Likewise, Valentine’s Day seems to have lost that, “love will conquer all” feeling and replaced it with the pressure of picking out that perfect diamond bracelet, playing the best (but not too clichéd love songs) for the evening’s candle-lit dinner and a movie. Where did all this stress come from? Is it the brand that now puts pressure on consumers for the best and most outrageous and original costume or romantic evening? The evolution of these holidays has been a long time in the making and while it’s interesting and a fresh take on an old concept has it gone too far? Or, are we comfortable allowing these holidays the opportunity to become even larger brands?


Design Copycats: Inspiration or Theft?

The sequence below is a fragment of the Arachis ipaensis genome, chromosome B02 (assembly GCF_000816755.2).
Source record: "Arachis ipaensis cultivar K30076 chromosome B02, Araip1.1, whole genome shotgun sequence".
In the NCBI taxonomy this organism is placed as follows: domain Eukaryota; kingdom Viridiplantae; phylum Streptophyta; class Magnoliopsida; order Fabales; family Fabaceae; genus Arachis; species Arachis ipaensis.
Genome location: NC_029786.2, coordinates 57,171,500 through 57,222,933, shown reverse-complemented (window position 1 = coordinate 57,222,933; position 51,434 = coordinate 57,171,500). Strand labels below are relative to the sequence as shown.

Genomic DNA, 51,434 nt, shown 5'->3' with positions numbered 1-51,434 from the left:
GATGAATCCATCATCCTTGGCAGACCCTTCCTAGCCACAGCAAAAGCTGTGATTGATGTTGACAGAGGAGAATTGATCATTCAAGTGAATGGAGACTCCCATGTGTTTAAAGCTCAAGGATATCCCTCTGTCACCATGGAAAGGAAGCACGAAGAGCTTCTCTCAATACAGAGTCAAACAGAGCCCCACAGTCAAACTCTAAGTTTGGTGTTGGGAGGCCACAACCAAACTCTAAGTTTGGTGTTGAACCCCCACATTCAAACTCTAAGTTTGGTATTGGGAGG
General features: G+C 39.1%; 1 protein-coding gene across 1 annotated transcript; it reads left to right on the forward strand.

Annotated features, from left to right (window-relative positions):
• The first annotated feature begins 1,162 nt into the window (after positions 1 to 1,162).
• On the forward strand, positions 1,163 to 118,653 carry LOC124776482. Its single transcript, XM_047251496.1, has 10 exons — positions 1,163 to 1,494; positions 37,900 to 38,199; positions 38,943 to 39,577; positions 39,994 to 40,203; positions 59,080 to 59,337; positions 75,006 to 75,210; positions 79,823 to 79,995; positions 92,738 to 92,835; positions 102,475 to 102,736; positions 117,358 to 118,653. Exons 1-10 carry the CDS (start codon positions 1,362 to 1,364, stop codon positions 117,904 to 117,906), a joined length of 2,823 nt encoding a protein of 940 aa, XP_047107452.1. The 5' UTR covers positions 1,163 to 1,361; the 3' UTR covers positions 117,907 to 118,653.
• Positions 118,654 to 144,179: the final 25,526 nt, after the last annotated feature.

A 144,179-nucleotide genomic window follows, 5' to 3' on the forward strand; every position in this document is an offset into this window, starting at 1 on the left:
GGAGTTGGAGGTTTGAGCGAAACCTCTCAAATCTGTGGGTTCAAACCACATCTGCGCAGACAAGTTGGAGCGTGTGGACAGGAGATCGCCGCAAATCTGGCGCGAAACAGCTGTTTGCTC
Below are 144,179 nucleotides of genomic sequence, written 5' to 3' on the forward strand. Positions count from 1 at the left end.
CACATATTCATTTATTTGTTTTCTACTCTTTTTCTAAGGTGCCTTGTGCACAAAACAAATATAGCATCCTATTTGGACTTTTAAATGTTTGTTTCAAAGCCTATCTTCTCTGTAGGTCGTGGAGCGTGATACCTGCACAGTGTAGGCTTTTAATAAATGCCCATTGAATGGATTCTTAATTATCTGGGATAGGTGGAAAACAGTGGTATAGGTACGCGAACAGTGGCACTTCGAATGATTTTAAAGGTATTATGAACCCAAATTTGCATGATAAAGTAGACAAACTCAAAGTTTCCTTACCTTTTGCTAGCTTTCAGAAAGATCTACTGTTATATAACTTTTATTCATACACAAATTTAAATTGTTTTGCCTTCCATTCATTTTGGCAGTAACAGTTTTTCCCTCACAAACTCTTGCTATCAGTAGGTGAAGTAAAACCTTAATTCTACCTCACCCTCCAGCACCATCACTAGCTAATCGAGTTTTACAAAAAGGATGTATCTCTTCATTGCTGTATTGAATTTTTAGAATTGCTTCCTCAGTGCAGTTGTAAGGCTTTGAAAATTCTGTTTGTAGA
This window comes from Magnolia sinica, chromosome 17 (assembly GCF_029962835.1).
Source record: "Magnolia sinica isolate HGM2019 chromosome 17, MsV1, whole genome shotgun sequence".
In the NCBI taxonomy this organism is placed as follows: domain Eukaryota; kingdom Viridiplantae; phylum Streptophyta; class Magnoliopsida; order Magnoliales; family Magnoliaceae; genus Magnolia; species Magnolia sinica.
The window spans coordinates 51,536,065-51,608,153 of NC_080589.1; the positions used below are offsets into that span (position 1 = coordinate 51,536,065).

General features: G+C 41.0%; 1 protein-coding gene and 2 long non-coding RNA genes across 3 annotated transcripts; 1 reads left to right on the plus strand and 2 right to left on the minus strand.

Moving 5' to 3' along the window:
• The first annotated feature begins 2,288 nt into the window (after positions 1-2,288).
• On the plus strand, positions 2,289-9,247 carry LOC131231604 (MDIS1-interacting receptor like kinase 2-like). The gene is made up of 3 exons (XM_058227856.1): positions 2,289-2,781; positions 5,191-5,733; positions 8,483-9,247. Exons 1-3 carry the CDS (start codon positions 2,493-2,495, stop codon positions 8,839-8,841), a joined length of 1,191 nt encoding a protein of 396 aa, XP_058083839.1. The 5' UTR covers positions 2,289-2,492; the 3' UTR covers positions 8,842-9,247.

As I walked along Spadina, I stopped in my tracks when I came across this small travel agency called “ G.A.P. Adventures”. Their company logo almost identically resembled the M.A.C. Cosmetics logo, even having the periods in between the three letters. The only differences were that the spacing between the letters was wider and a line went below the word G.A.P. While this was perhaps a bit of inspiration, I feel a bit of plagiarism may also be involved in this case. It’s true it is difficult to reinvent the wheel since almost everything you think of or see these days has been done before. The art is to take the best of everything you see or hear and put it together to create a new piece of art and give it your own personal touch and style.